From Iterating to Stream Operations in Java

When you process a collection, you usually iterate over its elements and do some work with each of them. For example, suppose we want to count all long words in a book. First, let’s put them into a list:

var contents = Fites.readStr(

Paths.get(“alice.txt”)); // Read file into string

List<String> words = List.of(contents.split(“\\PL+”));

// Split into words; nonletters are delimiters

Now we are ready to iterate:

int count = 0;

for (String w : words) {

if (w.length() > 12) count++;


With streams, the same operation looks like this:

long count =

.filter(w -> w.length() > 12)


Now you don’t have to scan the loop for evidence of filtering and counting. The method names tell you right away what the code intends to do. Moreover, where the loop prescribes the order of operations in complete detail, a stream is able to schedule the operations any way it wants, as long as the result is correct.

Simply changing stream to parallelStream allows the stream library to do the filtering and counting in parallel.

long count = words.parallelStream()

.filter(w -> w.length() > 12)


Streams follow the “what, not how” principle. In our stream example, we describe what needs to be done: get the long words and count them. We don’t specify in which order, or in which thread, this should happen. In contrast, the loop at the beginning of this section specifies exactly how the computation should work, and thereby forgoes any chances of optimization.

A stream seems superficially similar to a collection, allowing you to transform and retrieve data. But there are significant differences:

  1. A stream does not store its elements. They may be stored in an underlying collection or generated on demand.
  2. Stream operations don’t mutate their source. For example, the fitter method does not remove elements from a stream but yields a new stream in which they are not present.
  3. Stream operations are lazy when possible. This means they are not exe­cuted until their result is needed. For example, if you only ask for the first five long words instead of all, the fitter method will stop filtering after the fifth match. As a consequence, you can even have infinite streams!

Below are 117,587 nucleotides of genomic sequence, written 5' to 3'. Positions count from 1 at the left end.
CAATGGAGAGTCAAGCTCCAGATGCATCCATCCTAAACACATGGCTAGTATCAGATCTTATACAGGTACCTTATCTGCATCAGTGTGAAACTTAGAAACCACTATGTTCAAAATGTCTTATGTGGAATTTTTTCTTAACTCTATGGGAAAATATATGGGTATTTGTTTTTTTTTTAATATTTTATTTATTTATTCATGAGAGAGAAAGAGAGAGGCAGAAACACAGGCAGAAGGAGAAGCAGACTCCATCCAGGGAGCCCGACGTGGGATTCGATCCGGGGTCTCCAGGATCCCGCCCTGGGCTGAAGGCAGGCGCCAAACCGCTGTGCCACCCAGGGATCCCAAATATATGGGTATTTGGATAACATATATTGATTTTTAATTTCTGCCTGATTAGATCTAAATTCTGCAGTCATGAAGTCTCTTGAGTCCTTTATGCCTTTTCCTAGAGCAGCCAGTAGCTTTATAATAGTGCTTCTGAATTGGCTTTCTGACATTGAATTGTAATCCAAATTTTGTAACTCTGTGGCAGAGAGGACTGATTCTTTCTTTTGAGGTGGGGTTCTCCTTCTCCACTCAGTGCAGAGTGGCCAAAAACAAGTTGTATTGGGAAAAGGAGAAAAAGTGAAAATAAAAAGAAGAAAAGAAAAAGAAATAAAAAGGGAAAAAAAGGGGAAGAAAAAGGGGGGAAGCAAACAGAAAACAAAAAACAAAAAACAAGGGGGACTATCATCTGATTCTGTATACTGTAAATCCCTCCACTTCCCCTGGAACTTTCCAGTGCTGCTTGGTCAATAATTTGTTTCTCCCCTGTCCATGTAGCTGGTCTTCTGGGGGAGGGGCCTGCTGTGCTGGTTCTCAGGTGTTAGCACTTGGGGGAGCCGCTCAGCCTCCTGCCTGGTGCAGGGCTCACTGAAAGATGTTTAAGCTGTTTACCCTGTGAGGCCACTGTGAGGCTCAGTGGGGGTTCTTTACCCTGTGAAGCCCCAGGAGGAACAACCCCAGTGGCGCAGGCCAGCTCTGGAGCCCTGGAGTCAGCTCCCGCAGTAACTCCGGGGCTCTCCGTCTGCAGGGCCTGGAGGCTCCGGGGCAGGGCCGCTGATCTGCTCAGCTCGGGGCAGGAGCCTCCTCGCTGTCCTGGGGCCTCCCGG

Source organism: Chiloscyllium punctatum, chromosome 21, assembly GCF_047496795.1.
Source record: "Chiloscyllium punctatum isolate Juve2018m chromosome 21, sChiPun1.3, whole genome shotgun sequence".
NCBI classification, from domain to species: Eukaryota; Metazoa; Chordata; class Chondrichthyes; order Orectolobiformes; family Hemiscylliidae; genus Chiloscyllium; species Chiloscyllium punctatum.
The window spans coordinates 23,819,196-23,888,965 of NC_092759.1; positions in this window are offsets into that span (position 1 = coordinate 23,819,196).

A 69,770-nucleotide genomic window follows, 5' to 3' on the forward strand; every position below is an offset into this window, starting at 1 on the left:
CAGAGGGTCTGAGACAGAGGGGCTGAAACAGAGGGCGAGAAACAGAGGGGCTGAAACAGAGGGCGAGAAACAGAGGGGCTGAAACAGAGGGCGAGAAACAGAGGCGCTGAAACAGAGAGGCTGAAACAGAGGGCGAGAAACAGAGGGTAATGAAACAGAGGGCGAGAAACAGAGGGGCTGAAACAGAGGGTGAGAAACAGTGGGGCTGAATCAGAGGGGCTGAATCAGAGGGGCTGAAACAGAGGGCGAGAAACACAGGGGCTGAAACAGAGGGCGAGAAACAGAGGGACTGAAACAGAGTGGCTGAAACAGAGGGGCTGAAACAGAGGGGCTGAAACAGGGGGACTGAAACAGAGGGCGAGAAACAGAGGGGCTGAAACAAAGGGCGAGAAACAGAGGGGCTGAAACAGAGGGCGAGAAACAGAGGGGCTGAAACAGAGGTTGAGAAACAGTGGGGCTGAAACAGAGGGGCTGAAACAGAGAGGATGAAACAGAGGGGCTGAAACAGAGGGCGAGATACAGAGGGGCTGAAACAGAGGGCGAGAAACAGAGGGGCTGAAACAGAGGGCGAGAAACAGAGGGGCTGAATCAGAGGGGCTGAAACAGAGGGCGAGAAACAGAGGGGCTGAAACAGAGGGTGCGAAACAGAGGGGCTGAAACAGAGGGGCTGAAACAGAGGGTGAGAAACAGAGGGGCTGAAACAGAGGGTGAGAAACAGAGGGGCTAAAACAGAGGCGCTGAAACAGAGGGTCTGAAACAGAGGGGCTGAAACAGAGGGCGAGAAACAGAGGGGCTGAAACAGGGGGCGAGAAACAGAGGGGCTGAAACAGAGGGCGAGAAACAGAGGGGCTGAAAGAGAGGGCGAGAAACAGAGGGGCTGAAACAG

Let us have another look at the example. The stream and parattetStream methods yield a stream for the words list. The fitter method returns another stream that contains only the words of length greater than twelve. The count method reduces that stream to a result.

This workflow is typical when you work with streams. You set up a pipeline of operations in three stages:

  1. Create a stream.
  2. Specify intermediate operations for transforming the initial stream into others, possibly in multiple steps.
  3. Apply a terminal operation to produce a result. This operation forces the execution of the lazy operations that precede it. Afterwards, the stream can no longer be used.

In the example in Listing 1.1, the stream is created with the stream or parattetStream method. The fitter method transforms it, and count is the terminal operation.

In the next section, you will see how to create a stream. The subsequent three sections deal with stream transformations. They are followed by five sections on terminal operations.

Source: Horstmann Cay S. (2019), Core Java. Volume II – Advanced Features, Pearson; 11th edition.

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